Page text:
If you’re not already familiar with the European Union’s Circular Economy Action Plan, it:
…provides a future-oriented agenda for achieving a cleaner and more competitive Europe in co-creation with economic actors, consumers, citizens and civil society organisations. It aims at accelerating the transformational change required by the European Green Deal, while building on circular economy actions implemented since 2015…
One area of focus for Europe and other world areas is in packaging materials. In a Sustainable Packaging News article, The ultimate Bio-Based ultrasonics, Emerson’s David Devine shares how Branson Ultrasonic Plastic Welding technology supports the move from single-use plastics packaging to bio-based plastics (BBP) and biodegradable & compostable plastics (BDCP).
David opens by describing the complexities and in flux regulatory requirements surrounding BBP and BDCP packaging.
For example, any plastics that use at least 20% biological feedstock — whether starch, soy meal, sugarcane bagasse, coconut shell extract or other plant-based material — qualify as BBP, though there are no requirements to further explain their content.
One thing is clear.
Everyone in the plastics packaging value chain — resin producers, package and film producers, manufacturers/brands, and technology suppliers — is feeling the need, or the pressure, to adopt new and effective sustainable package solutions that use BBP and BDCP.
Emerson as a supplier of packaging joining technology:
…used in plastics packaging — bags, pouches, clamshells, cartons, coffee canisters, caps, filters, seals and more — the ongoing shift from traditional plastics to BBP and BDCP spells a rapid evolution in technology.
The challenge in these materials is that:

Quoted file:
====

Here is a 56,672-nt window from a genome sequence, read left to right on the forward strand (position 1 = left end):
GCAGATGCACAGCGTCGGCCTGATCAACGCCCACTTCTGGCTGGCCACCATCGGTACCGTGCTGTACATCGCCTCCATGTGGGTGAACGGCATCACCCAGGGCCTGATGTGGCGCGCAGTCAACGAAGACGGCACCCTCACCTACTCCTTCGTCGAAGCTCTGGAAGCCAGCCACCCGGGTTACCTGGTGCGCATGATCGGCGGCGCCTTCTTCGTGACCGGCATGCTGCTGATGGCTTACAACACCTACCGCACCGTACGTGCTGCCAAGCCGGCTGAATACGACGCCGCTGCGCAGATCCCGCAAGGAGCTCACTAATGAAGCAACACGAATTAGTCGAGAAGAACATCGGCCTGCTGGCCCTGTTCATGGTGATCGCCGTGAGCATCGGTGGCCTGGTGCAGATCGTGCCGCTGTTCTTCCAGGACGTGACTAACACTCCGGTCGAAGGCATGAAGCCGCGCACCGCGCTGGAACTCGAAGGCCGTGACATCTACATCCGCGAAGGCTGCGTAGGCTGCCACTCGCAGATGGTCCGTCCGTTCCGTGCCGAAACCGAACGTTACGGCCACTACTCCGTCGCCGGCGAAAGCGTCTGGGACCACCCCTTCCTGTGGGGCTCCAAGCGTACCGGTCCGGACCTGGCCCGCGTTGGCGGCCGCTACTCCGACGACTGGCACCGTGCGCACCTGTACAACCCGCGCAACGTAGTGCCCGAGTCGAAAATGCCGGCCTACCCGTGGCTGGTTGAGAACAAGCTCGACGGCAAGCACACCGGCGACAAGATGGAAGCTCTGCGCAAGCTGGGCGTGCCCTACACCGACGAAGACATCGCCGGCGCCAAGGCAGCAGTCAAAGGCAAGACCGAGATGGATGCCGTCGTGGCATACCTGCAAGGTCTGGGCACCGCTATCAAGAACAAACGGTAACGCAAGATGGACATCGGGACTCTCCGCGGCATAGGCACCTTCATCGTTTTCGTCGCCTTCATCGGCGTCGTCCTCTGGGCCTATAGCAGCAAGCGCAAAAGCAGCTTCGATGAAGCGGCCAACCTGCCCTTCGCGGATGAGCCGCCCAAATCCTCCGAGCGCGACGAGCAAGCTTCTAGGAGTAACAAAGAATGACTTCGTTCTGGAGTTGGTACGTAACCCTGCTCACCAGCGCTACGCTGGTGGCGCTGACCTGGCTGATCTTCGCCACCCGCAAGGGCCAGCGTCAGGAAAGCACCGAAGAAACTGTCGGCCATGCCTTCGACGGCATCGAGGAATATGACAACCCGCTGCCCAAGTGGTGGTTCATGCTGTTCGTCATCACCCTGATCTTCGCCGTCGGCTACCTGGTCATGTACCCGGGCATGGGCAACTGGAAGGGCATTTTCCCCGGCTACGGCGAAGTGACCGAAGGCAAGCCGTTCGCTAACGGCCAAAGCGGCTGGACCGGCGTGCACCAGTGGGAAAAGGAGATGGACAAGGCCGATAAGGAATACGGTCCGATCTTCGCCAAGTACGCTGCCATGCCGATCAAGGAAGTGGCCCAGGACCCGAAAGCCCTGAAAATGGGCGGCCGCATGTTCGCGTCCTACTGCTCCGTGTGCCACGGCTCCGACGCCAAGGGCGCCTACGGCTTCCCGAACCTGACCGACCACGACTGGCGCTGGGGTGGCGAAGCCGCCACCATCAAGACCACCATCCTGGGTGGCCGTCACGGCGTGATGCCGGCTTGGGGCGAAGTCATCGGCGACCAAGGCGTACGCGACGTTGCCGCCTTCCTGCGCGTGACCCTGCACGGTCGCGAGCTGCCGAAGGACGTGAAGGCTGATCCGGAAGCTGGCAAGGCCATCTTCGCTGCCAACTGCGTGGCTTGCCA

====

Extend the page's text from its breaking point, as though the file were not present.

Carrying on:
…bio-based plastics contain less polymer, process at lower temperatures, and have a “narrower” processing window. There is a much smaller difference between the temperatures at which bio-based plastics melt and seal effectively and those at which they begin to degrade and lose strength or seal integrity.
Ultrasonic welding can address this challenge as an alternative to traditional thermal sealing technology.
Ultrasonic welding not only offers far more sensitive and responsive process control but also generates heat to create the seal in a much different way. Thermal sealers drive high heat from the outside in, through the plastic layers, to the seal interface. Ultrasonic welders use high-frequency vibration to create frictional heat within the plastic-to-plastic interface. This “insideout” melt seal focuses heat at the seal interface — where it is needed most.
Read the article for more as David highlights these challenges around the emerging sustainable packaging regulatory requirements, and how suppliers like Emerson are working with global packaging producers to address these requirements to deliver safe and effective sealing.
Visit the Branson Ultrasonic Plastic Welding section on Emerson.com for more on the technologies and products to provide effective sealing for your packaging operations.